This odd letter came from Wilson Velloso in Brazzil (http://www.brazzil.com/p35mar02.htm ). The measurement parts start from this sentence about half way down:
Why did Americans—who got rid of the British in 1776, got rid of the King, of His Majesty's Redcoats, and of the ancient pound-shilling-pence currency, adopted a Constitution that is a marvelous political document—preserve to this day the most illogical, unscientific, truly lunatic collection of measures the world ever used? It's is a phenomenon that defies a clearly explanation.
Thanks to Nat Hager III for passing on this reference.
10 Hidden metric
The NBC TV Today Show (2008 July 1) in the USA reported on a new milk jug that has been designed to reduce the cost of a gallon (roughly 3.8 litres) of milk by about twenty cents because transportation costs could be reduced by the more efficient shape. The new milk jug was shown, but no mention was made of the fact that the new jug was designed to hold 4 litres rather than four quarts (3.8 litres). The milk companies will underfill these containers with 4 quarts (3.8 litres) of milk until the USA decides to openly adopt the metric system, then they will fill them with 4 litres! Thanks to Stan Doore from Maryland, USA for this report.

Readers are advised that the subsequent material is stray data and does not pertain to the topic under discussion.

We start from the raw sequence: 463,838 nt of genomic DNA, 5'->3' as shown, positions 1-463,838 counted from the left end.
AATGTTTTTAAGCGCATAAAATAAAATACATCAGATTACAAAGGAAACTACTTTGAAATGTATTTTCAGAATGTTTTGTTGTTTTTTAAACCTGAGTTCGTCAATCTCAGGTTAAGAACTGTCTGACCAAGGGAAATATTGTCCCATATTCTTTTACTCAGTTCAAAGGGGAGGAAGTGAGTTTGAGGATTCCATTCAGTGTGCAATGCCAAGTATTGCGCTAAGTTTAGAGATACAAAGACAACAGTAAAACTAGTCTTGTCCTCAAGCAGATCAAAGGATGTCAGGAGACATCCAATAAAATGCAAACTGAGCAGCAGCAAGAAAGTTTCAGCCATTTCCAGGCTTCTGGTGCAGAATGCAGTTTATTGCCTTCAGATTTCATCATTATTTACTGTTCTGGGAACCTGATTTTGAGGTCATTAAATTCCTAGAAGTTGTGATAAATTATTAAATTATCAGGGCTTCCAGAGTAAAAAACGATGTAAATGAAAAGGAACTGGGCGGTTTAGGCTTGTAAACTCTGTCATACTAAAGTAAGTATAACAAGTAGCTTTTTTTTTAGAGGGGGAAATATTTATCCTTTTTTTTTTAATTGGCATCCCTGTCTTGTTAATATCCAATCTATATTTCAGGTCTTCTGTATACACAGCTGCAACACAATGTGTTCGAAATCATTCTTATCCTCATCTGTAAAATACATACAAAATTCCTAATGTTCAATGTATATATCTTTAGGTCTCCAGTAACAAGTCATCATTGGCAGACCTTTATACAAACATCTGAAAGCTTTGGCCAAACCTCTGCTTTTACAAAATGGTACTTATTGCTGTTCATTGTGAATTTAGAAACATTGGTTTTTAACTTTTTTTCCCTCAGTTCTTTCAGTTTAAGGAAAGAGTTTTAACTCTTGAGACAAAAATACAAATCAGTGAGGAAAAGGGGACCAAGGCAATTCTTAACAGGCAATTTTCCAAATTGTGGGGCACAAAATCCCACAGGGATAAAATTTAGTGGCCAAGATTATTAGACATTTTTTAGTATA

Pat Naughtin is a writer, speaker, editor, and publisher. Pat has written several books and has edited and published many others. For example, Pat has written a chapter of a chemical engineering Encyclopedia, and recently he edited the measurement section for the Australian Government 'Style manual: for writers, editors and printers'. Pat has been recognised by the United States Metric Association as a Lifetime Certified Advanced Metrication Specialist.